Notice that the immediate value of p is the address, 0x12340, but through p we can assign 212 to the integer at that address. The act of accessing memory through a pointer is called indirection (accessing the indirect value), or dereferencing. At first glance, this entire concept may seem overly complicated for no gain. If you have access to the original variable, what need is there for a pointer to its address? Well, sometimes you do not have access to the original variable except through a pointer. For example, in C, arguments are passed to a function by value, meaning that a copy of the variable's value is made and assigned to a new variable. Under this scheme, there is no way to change the value of the original variable.

However, if you pass a pointer to the variable by value, a copy of the address is made instead of the value of the variable, and you can use indirection to access the original variable's contents. This functionality is very consistent with pointers. If you need to change the address of a pointer when you do not have access to the original pointer, a pointer to that pointer can be used:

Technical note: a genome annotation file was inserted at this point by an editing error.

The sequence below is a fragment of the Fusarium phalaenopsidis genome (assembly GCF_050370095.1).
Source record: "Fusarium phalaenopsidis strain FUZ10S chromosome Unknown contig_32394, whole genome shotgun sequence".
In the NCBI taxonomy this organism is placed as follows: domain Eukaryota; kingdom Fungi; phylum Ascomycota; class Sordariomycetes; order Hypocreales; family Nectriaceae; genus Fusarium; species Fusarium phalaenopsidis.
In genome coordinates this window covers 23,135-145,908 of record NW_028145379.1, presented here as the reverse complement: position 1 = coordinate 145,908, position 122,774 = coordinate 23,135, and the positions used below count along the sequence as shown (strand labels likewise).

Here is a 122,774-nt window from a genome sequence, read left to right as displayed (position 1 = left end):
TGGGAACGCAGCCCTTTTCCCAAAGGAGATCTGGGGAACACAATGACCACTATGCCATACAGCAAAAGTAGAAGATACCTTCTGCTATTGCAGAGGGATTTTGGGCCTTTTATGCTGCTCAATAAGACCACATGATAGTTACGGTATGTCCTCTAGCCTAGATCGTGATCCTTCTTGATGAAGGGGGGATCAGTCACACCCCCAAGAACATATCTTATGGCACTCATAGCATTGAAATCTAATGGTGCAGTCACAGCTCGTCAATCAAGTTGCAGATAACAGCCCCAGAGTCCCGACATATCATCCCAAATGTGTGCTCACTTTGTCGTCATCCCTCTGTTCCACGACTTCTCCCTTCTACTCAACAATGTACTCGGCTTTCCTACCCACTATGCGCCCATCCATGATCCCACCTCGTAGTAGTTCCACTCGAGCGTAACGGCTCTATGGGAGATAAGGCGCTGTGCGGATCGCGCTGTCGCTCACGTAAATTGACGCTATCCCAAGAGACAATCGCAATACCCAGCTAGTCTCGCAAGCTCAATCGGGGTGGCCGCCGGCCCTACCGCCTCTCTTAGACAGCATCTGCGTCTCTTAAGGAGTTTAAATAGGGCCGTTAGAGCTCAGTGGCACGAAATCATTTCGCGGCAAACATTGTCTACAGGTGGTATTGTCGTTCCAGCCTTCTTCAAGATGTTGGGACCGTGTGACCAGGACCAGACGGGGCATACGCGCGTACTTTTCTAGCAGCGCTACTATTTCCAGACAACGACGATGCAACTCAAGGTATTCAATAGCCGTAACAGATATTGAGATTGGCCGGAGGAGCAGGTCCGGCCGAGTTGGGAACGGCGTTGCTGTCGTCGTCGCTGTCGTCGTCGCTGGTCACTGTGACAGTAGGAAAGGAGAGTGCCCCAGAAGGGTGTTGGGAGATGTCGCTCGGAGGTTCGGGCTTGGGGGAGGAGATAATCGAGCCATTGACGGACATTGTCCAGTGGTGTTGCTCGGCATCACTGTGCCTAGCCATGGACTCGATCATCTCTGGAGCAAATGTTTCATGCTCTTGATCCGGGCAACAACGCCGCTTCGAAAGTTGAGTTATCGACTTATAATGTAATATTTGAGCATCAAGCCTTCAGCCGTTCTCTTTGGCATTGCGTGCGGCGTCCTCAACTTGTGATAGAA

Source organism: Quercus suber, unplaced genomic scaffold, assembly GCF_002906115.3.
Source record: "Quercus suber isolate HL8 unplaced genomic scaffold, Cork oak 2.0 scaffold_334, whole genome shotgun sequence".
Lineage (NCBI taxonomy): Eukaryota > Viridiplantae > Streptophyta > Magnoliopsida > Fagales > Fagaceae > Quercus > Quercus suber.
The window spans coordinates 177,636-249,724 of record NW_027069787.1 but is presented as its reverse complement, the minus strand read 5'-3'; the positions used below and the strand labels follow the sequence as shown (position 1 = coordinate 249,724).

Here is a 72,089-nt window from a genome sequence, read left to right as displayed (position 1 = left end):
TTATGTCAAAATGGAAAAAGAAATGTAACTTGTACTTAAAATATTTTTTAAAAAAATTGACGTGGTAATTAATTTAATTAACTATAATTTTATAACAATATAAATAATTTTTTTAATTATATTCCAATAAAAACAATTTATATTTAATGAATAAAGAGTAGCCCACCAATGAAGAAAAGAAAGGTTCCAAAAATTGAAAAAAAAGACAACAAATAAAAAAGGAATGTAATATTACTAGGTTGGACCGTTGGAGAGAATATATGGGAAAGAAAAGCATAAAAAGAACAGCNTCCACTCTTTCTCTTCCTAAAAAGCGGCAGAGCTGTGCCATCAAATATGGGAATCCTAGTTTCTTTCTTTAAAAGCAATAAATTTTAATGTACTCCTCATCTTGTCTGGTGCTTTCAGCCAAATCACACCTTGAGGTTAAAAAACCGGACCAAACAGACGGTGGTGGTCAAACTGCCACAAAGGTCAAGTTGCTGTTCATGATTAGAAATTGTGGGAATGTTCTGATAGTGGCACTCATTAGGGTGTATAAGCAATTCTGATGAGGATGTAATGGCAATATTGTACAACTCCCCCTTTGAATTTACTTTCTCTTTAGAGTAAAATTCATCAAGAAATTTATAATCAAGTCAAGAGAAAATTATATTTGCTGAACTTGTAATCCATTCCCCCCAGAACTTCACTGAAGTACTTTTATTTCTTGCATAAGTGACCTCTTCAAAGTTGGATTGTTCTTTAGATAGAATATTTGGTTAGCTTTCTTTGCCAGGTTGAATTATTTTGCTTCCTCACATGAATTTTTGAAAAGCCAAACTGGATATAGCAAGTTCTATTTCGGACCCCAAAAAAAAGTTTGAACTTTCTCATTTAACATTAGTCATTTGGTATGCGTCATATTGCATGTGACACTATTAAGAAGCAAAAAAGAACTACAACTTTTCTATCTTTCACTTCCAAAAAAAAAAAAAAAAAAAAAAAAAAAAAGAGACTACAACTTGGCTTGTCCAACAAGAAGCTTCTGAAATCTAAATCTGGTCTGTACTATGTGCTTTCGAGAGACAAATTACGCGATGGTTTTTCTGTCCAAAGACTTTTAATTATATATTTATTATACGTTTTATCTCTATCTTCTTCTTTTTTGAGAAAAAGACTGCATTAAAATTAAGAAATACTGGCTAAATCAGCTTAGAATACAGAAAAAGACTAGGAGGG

1 p1 = 0x12340; 2 memory[p1] = 0x12342; 3 memory[memory[p1]] = 212;

This example is somewhat convoluted, but the key to understanding it is to notice that p1 is a pointer, but so is memory[p1]. This is an example of double indirection, accessing memory through two pointers. The first pointer, p1, refers to the second pointer, memory[p1], which then refers to the address of an integer where 212 can be assigned. Single and double indirection are the most common operations, though occasionally you might see more levels of indirection. Fortunately, the concept is scalable and consistent to however many levels of indirection you might need.


Uses of pointers (abstract)

The myriad ways that pointers can be used is overwhelming at first. However, they can be broken down into a few broad categories of common use:

1) Creating pass-by-reference semantics